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“He said he loved me and that he knew that I knew he would never abandon me,” Young said.

Prosecutors allege Edwards directed Young to start giving money to Hunter in 2007 after she threatened to go to the media and expose the affair. Edwards suggested asking elderly heiress Rachel “Bunny” Mellon, who had already given generously to the campaign, Young testified.

Prosecutors showed the jury checks from Mellon written to her interior designer, who would then endorse them and send them to Andrew and his wife, Cheri. Starting in June 2007, Mellon would eventually provide checks totaling $725,000, funds that Young said Edwards and he called the “Bunny money.”

Telling Mellon the money would be used for a “non-campaign” expense, Young said she offered to provide $1.2 million over time to help. Under federal law, donors are limited to giving a maximum of $2,300 per election cycle.

On Wednesday, Young testified that while in the Washington hotel room, he overheard Edwards‘ half of a phone conversation with Mellon’s interior designer, Bryan Huffman, who was involved in funneling the money to hide Hunter.

“You’re a great American. The four of us are going to do great things for the country,” Young said quoting Edwards, who was apparently referring to himself, the designer, Fred Baron and Young.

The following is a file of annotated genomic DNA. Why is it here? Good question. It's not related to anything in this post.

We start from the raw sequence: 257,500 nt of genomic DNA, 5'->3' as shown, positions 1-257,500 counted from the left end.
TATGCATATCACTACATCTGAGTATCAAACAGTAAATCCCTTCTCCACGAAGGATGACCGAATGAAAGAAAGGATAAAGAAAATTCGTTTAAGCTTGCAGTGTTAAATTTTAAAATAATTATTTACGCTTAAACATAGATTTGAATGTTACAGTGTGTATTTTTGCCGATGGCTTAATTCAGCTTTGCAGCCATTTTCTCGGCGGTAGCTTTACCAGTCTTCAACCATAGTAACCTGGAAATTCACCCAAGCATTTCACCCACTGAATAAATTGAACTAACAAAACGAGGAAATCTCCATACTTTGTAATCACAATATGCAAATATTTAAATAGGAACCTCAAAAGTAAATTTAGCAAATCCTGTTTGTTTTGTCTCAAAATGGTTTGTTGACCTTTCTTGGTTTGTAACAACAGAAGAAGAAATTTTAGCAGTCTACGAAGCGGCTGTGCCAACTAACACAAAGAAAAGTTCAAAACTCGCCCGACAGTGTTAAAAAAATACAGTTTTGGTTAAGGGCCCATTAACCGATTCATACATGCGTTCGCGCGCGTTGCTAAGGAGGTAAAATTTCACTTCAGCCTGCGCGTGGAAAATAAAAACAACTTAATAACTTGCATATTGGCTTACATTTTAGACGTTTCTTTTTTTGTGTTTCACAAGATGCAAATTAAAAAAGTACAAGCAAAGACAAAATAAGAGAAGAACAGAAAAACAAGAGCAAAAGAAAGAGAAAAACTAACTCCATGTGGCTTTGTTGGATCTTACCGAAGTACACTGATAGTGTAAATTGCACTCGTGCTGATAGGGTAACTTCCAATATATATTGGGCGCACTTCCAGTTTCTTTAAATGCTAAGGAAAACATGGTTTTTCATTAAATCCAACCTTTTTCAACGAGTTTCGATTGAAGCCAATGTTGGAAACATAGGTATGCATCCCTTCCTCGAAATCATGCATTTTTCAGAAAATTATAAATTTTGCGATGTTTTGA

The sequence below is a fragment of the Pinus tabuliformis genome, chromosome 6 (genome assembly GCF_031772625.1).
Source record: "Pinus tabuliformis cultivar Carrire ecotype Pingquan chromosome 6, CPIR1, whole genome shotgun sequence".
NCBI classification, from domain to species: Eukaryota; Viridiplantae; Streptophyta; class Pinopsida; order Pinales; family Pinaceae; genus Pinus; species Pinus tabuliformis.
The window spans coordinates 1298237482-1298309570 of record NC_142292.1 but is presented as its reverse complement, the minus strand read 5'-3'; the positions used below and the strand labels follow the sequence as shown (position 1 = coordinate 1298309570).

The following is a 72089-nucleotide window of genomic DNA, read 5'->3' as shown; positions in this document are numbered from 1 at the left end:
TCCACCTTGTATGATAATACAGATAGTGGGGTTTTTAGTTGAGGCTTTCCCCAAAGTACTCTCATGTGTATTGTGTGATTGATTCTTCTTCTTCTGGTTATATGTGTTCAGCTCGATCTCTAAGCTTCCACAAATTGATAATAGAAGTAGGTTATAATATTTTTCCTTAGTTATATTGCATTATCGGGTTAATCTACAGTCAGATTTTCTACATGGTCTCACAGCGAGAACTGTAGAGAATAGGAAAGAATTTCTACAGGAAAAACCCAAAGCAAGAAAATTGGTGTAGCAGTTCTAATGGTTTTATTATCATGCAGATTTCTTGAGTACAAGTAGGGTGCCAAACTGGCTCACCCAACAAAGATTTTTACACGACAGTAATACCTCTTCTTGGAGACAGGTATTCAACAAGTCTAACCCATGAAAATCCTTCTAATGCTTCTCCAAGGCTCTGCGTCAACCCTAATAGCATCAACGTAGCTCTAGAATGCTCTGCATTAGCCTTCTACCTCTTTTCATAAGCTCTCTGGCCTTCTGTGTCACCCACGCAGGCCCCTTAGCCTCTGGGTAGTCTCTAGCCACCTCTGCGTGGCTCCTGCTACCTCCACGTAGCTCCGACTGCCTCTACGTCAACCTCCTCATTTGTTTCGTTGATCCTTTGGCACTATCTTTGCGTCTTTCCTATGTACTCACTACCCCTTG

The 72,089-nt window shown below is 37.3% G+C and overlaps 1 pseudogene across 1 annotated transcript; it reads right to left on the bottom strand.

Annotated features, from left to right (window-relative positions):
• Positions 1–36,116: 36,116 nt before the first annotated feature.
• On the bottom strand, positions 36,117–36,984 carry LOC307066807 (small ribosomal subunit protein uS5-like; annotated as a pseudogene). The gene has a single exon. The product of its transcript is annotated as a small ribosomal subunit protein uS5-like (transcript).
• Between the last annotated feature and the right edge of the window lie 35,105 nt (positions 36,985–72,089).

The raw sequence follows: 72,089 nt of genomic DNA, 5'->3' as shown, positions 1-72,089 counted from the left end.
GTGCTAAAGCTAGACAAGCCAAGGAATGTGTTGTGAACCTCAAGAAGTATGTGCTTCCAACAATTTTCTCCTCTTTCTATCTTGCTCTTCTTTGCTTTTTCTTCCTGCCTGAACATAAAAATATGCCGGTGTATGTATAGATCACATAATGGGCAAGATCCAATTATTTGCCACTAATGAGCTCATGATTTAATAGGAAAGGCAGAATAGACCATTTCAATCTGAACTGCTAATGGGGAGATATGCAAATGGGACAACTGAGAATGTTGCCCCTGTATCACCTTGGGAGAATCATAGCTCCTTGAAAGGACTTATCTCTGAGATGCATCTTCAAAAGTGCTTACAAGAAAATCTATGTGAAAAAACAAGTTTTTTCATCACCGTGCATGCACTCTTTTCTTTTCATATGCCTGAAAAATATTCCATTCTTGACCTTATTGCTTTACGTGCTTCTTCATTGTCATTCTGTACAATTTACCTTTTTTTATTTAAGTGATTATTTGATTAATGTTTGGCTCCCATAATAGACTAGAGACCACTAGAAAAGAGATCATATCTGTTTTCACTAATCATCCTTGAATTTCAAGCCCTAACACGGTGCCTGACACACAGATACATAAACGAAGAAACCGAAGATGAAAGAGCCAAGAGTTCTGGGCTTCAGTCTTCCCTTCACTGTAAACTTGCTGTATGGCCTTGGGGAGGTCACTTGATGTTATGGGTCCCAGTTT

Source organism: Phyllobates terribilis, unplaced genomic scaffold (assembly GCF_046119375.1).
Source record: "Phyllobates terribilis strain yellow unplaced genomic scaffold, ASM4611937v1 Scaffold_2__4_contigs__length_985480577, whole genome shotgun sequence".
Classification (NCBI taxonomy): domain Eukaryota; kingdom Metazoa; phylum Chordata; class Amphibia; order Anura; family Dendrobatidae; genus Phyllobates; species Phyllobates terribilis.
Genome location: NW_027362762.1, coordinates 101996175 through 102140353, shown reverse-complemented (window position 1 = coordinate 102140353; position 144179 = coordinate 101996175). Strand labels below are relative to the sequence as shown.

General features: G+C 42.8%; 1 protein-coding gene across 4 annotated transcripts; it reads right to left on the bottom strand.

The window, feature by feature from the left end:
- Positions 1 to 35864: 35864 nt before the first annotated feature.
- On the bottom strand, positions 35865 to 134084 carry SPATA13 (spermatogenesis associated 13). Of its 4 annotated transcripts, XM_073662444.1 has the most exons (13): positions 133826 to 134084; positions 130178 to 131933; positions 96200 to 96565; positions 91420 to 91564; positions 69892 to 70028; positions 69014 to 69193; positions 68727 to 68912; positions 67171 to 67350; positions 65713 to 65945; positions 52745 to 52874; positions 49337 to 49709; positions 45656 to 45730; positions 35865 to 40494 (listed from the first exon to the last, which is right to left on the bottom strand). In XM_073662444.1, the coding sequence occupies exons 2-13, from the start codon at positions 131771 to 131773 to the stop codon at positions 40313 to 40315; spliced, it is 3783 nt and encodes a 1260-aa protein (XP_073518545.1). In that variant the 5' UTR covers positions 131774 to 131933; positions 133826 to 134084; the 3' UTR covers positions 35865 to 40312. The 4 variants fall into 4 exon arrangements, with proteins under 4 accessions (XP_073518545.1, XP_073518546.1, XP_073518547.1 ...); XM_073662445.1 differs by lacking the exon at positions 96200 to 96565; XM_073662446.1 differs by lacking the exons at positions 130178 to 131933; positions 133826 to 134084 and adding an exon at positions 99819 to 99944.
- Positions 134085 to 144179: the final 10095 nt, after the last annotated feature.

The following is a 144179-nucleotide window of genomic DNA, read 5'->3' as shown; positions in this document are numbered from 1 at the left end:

Edwards‘ political hopes dimmed that July in 2007 when tabloid reporters photographed him at a California hotel with his mistress and baby daughter, Frances Quinn Hunter, who was then 5 months old. Despite the grainy photos, Young said Edwards moved ahead with a planned overnight visit to Mellon’s Virginia estate, where he was to ask the heiress to provide another $50 million to establish an anti-poverty foundation.

“He said he could be to poverty what Al Gore was to the environment,” Young testified.

When he arrived, Edwards was confronted by Mellon’s lawyer and accountant, who questioned him about the checks that had gone to Huffman and then to Young. That killed the plan for the foundation.

Edwards then went on national television and again denied having an affair with Hunter or fathering her child.

It would be another two years before Edwards acknowledged he had fathered the child. The girl, now 4, lives with her mother in Charlotte.

During cross-examination, Edwards attorney Abbe Lowell peppered the former aide with questions about subtle inconsistences between Young’s testimony and accounts of his story in grand jury testimony, media accounts and his book. One juror appeared to fall asleep during the third hour of cross-examination.

Lowell asked Young if he had once tried to be like Edwards, going to the same dentist, hiring his boss’ former homebuilder to construct his dream house. He asked whether Young had fallen in love with Edwards.

“A lot of people in the country did,” Young replied.

“Did you fall out of love with him?” Lowell asked.

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